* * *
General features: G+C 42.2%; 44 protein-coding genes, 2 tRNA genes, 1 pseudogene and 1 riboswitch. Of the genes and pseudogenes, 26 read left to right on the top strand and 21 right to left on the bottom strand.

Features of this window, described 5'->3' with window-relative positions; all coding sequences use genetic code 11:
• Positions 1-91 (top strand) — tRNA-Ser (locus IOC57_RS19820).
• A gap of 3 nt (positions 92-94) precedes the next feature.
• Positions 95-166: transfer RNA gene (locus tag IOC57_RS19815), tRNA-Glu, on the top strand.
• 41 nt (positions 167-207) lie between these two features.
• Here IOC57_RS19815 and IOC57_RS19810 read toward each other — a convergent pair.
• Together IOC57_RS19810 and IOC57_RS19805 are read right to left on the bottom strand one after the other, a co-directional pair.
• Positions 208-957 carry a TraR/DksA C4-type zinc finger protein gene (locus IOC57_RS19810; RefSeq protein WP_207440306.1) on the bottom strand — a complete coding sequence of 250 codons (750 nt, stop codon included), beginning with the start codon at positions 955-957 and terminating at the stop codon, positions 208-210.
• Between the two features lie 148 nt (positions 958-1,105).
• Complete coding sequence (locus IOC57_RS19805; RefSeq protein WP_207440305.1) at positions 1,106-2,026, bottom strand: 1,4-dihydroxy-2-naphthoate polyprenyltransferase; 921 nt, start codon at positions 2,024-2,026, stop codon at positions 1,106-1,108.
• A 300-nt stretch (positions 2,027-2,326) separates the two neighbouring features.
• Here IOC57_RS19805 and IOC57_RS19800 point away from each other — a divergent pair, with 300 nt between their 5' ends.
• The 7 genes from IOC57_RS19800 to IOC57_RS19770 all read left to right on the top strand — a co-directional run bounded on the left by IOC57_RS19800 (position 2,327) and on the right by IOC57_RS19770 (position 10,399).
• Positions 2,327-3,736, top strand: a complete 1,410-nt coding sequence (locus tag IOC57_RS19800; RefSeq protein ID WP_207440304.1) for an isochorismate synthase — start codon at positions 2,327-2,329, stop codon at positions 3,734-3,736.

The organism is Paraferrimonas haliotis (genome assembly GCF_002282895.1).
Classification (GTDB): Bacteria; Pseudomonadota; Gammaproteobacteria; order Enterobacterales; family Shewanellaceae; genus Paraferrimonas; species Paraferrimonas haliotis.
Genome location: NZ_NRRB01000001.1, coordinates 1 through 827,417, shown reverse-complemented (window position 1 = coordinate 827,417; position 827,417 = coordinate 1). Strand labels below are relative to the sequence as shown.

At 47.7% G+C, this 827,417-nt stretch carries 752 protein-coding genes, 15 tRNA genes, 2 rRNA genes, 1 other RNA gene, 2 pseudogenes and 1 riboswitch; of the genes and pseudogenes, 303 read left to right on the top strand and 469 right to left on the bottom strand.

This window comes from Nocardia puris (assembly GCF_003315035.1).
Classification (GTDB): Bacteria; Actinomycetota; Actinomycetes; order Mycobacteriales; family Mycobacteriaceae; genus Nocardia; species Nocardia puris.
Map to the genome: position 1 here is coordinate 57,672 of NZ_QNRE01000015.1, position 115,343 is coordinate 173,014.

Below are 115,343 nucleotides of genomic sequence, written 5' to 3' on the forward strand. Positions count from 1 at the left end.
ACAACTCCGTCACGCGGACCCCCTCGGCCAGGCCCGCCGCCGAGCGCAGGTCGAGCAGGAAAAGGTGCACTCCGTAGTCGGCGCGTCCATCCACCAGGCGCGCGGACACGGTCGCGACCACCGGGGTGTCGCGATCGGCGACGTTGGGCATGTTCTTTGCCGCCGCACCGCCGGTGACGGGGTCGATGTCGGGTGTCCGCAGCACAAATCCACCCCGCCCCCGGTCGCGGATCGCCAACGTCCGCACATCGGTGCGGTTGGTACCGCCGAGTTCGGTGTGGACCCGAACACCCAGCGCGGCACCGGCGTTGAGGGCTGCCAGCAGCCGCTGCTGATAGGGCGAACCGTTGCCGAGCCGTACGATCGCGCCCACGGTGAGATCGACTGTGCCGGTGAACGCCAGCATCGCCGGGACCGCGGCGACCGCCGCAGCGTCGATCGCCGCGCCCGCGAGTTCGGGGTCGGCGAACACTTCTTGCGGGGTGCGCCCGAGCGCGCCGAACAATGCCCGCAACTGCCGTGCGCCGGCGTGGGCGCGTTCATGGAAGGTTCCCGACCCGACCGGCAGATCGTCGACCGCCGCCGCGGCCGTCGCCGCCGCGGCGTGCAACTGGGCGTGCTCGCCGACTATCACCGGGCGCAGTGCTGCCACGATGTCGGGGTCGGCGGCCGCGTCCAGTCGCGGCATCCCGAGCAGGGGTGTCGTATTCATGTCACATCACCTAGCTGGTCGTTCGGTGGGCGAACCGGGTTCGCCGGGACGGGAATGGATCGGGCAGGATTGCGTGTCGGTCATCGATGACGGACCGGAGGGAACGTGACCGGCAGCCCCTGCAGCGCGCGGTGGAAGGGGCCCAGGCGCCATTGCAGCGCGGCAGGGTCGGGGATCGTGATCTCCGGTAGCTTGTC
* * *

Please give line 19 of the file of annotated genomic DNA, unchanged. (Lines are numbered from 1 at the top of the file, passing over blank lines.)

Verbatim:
At 47.7% G+C, this 827,417-nt stretch carries 752 protein-coding genes, 15 tRNA genes, 2 rRNA genes, 1 other RNA gene, 2 pseudogenes and 1 riboswitch; of the genes and pseudogenes, 303 read left to right on the top strand and 469 right to left on the bottom strand.